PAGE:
BWW Review: WEST SIDE STORY at Adelaide Festival Theatre

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BWW Review: WEST SIDE STORY at Adelaide Festival TheatreReviewed by Barry Lenny, Friday 29th November 2019.

With music by Leonard Bernstein, book by Arthur Laurents, and lyrics by Stephen Sondheim, West Side Story is one of the greatest musical theatre classics. It opened in 1957 and the film was released in 1961. Set in the Upper West Side of Manhattan in the 1950s, it is, of course, an updating of Shakespeare's Romeo and Juliet, with the two feuding families in 16th Century Verona becoming gangs of youths, one made up of first generation Americans, whose parents were immigrants from Europe, calling themselves the Jets, and the other consisting of Puerto Rican immigrants, the Sharks. Tony, who had been the founder of the Jets, but has since grown older and has left the group, is the best friend of Riff, the current leader. He meets and falls for Maria, the sister of Bernardo, the leader of the Sharks. Racial prejudice and intolerance lead to the inevitable tragedy.

From where I was sitting, it looked like a full house which, really, wasn't that surprising as this is not a musical that is staged very often in Adelaide, particularly a professional touring production from Opera Australia, restaging the acclaimed BB Group London production. The groundbreaking and iconic choreography of the original director, Jerome Robbins, has been faithfully recreated by choreographer/director, Joey McNeely, a past student of Robbins.

In a bold twist, the cast for this production has been drawn from young emerging artists whose ages more closely match the ages of their characters than is normally the case, where established performers play younger characters. In the film, in fact, only a couple were still in their late teens, with most in the 22 to 27 age range, George Chakiris being the eldest, and Rita Moreno, who played Anita, was 30 at the time.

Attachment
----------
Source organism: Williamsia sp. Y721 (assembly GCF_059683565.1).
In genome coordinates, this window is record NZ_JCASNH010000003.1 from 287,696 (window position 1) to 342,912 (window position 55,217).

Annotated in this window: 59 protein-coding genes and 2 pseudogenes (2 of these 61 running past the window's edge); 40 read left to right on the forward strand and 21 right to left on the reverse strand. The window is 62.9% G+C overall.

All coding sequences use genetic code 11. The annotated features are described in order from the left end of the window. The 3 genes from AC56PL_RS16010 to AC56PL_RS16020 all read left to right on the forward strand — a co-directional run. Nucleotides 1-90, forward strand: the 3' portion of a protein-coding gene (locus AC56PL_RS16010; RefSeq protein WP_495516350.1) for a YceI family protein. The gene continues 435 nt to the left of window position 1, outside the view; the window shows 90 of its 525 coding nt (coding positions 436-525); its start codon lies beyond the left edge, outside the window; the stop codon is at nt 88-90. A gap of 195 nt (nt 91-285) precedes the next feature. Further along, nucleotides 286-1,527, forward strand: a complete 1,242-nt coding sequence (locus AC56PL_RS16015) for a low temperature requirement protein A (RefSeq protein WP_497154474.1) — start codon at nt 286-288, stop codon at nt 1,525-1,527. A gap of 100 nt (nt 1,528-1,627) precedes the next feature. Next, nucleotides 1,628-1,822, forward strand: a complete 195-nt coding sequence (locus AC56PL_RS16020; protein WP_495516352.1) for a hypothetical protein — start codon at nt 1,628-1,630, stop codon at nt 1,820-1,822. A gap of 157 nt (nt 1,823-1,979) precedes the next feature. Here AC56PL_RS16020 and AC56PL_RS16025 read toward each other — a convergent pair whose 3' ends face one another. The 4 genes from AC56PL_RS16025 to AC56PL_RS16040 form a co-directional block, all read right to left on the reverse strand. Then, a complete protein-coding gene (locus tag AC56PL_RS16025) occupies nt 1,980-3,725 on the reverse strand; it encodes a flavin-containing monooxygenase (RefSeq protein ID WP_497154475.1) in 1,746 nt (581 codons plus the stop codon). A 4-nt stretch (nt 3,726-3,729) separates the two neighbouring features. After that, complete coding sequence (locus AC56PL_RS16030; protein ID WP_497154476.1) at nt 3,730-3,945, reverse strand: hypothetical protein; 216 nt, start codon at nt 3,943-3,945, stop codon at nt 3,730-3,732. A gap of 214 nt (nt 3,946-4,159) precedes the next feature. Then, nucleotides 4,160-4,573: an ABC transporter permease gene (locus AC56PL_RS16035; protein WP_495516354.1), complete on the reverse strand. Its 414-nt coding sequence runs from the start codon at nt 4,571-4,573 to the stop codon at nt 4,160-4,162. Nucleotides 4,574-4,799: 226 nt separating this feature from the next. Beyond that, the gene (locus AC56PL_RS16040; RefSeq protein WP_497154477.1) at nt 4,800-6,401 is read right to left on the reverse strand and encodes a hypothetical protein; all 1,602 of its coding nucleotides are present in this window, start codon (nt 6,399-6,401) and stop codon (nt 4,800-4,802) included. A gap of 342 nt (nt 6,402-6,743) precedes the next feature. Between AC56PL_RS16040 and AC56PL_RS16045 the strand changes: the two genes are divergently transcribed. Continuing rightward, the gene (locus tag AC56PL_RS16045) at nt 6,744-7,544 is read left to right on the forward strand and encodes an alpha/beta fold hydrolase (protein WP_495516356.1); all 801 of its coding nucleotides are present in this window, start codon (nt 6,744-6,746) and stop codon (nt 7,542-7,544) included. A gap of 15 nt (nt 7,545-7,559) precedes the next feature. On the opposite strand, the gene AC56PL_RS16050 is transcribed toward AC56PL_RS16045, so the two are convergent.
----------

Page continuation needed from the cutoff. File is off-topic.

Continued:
There are times when a glimpse of inexperience shows through, or certain notes seem to be a little bit of a struggle, but I doubt that the majority of the audience would have noticed that, any more than they'd have picked up on the occasional loss of orchestral detail due to amplification.

Todd Jacobsson, as Tony, and Sophie Salvesani, as Maria, make a delightful pairing as the doomed lovers, with plenty of charm from his characterisation, and a nice level of naivety from hers.

Molly Bugeja is notable as Anybody's, the tomboy who wants to be accepted as one of the Jets, and there are strong performances from Keanu Gonzales, as Bernardo, Noah Mullins, as Riff, and Anthony Garcia, as Chino, but the real standout, the genuine 'triple threat', is Chloé Zuel, as Anita, who sets a very high standard for the rest to follow.

There are a few adult characters, of course, and Ritchie Singer, as the fatherly Doc, Paul Dawber, as the bigoted Lt. Schrank, Berynn Schwerdt, as belligerent Officer Krupke, and Paul Hanlon, as the ineffectual mediator, Glad Hand, turn in some highly creditable performances in those smaller but very important roles.

Bernstein's music is unforgettable, Sondheim's lyrics pack a powerful punch, the revision of Shakespeare's tale of ill-fated love, by Laurents and, with that incredible Robbins choreography, West Side Story is both as relevant and as entertaining today as when it was written. It is all brought into exciting life in this production and if this limited two-week season isn't sold out yet, it should be.

The very effective set, by Paul Gallis, is a skeletal outline of tenement buildings, the huge sections moved around smoothly on several large trucks to create the different locations, coupled with projections of archival photographs of the area and greatly enhanced by Peter Halbsgut's lighting. An interesting note is that the demolition of the area was delayed to enable the film company to shoot all of the external locations. It is now one of the richest areas in New York, and considered a cultural centre. Renate Schmitzer's stylish costumes, in muted tones for the Jets and brightly coloured and glittering hues for the Sharks, complete the picture, and conductor, Donald Chan, has assembled a fine thirty-one piece orchestra, made up of largely local musicians, to do full justice to Bernstein's music.

With such a short season you should have, by now, secured your tickets but, if not, don't wait any longer. You might already be too late.

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From This Author Barry Lenny